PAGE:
Reflection | Sharing
HIV/AIDS affects all of us and takes us to places where we would not dare to go. COVID has completely changed our day-to-day lives along with our understanding of safety, health, and community. Think about what you heard in the poems and songs. Let us take a few moments of quiet to reflect on these questions:

How is HIV/AIDS affecting you? How is COVID affecting you? What is the love story you tell? What would you want on your quilt panel or headstone when you die?

After a quiet time, I will invite us to share our thoughts and feelings with this community in the chat.

Prayers of the Faithful
Compassionate Holy One, open our hearts, minds, and hands so that we may connect ourselves to the global community responding to COVID-19 and HIV/AIDS as we pray:

We remember all those women, men, and children in this country and around the world who are living with HIV/AIDS.
Response: Justice demands that we remember and respond with compassion.

We remember all who care for people living and dying in their homes, in hospitals and hospices, in nursing homes, and support centers.
Response: Justice demands that we remember and respond with compassion.

We remember all who are involved in research and health care, that they receive adequate rest, protection, and appreciation.
Response: Justice demands that we remember and respond with compassion.

We remember those on the front lines, the essential workers in child care and education, in agriculture and food production, in grocery stores, in trade work and utility management, in transportation.
Response: Justice demands that we remember and respond with compassion.

We remember those who have lost their jobs and those who have been evicted.
Response: Justice demands that we remember and respond with compassion.

We remember all parents, partners, families, and children who are left mourning for their loved ones.
Response: Justice demands that we remember and respond with compassion.

Lighting Candles
One person takes a candle, lights it, and says:

I light a candle of _______ (i.e. hope).

Take your candle, light it, and type in the chat the word that completes the sentence, “I light a candle of _____ (i.e. forgiveness, thanks, sorrow).”’

Prayer of Hope
When all candles are lit:
We bring together many candles, many lights.
As those who keep the night watch await the dawn,
We remain vigilant,
Until a cure for COVID and HIV/AIDS is found,
Until those dying with COVID and HIV/AIDS are comforted,
Until truth sets us free,
Until love drives out injustice,
Until compassion reigns,
We shall not give up the fight.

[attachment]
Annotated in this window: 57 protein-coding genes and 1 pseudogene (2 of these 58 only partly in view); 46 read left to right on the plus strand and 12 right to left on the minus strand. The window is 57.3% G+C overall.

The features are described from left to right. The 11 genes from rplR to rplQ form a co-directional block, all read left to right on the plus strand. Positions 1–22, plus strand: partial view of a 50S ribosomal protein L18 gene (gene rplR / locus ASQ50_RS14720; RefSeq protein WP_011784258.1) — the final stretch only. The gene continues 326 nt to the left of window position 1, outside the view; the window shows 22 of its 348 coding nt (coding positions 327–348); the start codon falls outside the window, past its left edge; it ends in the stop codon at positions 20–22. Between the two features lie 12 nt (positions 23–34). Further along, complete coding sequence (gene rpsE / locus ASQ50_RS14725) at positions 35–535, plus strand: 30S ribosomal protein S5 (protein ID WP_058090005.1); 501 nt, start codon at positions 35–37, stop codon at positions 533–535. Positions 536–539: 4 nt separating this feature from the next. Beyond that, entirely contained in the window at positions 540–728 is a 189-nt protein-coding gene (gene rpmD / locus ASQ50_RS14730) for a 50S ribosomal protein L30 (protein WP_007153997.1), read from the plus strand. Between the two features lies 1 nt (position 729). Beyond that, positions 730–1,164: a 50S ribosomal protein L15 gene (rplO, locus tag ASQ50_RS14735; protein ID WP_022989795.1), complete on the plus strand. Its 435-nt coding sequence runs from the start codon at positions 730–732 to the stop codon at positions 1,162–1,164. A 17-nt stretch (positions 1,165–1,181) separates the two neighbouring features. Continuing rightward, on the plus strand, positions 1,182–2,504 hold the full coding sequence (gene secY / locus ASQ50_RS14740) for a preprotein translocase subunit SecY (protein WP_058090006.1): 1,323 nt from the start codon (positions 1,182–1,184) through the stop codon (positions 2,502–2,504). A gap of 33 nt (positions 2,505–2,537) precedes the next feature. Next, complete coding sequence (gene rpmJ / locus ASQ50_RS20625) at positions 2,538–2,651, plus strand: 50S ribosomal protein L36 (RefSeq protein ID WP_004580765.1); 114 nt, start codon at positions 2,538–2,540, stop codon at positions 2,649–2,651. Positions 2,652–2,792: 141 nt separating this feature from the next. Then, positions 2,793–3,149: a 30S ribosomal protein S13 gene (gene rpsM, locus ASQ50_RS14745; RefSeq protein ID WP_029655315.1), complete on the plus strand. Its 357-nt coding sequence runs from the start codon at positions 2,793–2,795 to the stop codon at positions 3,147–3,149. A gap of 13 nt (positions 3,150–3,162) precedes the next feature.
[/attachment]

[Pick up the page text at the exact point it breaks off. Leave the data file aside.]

Song
“We Shall Not Give Up the Fight” South African Freedom Song sung by Anam Cara

We shall not give up the fight.
We have only started. (3x)
Together we’ll have victory,
Hand holding hand. (3x)
Together we’ll have victory,
Hand holding hand. (3x)
Never, ever put to flight,
We are bound to win. (3x)
We shall not give up the fight …

Take Action
Let us keep our candles lit, metaphorically, by putting our prayer into action this month. Here are some possible ways:

  • Learn how HIV is transmitted, how it can be forestalled, and how people around the world are living with it.
  • Follow the COVID vaccine distribution and HIV vaccine development.
  • Treat those living with COVID or HIV with kindness, respect, and compassion.
  • Wear a red ribbon, the universal symbol of HIV mindfulness and support.
  • Participate in a candlelight vigil in your community, or organize one with singers, musicians, dancers, poets, storytellers, and religious leaders.
  • Watch the movie Bending the Arc, available on Netflix, which tells the story of Partners In Health’s early years and the global movement for health justice.

Sending Forth
Let us open our circle of support and compassion now.
Let us go forth to respond to all health crises with love, tears, rage, compassion, hope, and action.
Since we cannot give each other comforting hugs of peace and love, wrap your arms around yourself and squeeze, giving yourself a bit of comfort and support.

Closing Song
“Keep on Moving Forward/Sigamos Adelante” by Emma’s Revolution

Keep on moving forward (x3)
Never turning back (x2)

Siempre Adelante (x3)
Sin volver atrás (x2)

Keep on loving boldly (x3)
Never turning back (x2)

Amaremos con passion (x3)
Sin volver atrás (x2)

Reach across our borders (x3)
Never turning back (x2)

Vivamos sin fronteras (x3)
Sin volver atrás (x2)

Reunite the family (x3)
Never turning back (x2)

Familias reunidas (x3)
Sin volver atrás (x2)

Keep on moving forward (x3)
Never turning back (x2)

Siempre Adelante (x3)
Sin volver atrás (x2)

ⓒ 2020 Diann L. Neu, dneu@hers.com, adapted from Stirring WATERS: Feminist Liturgies for Justice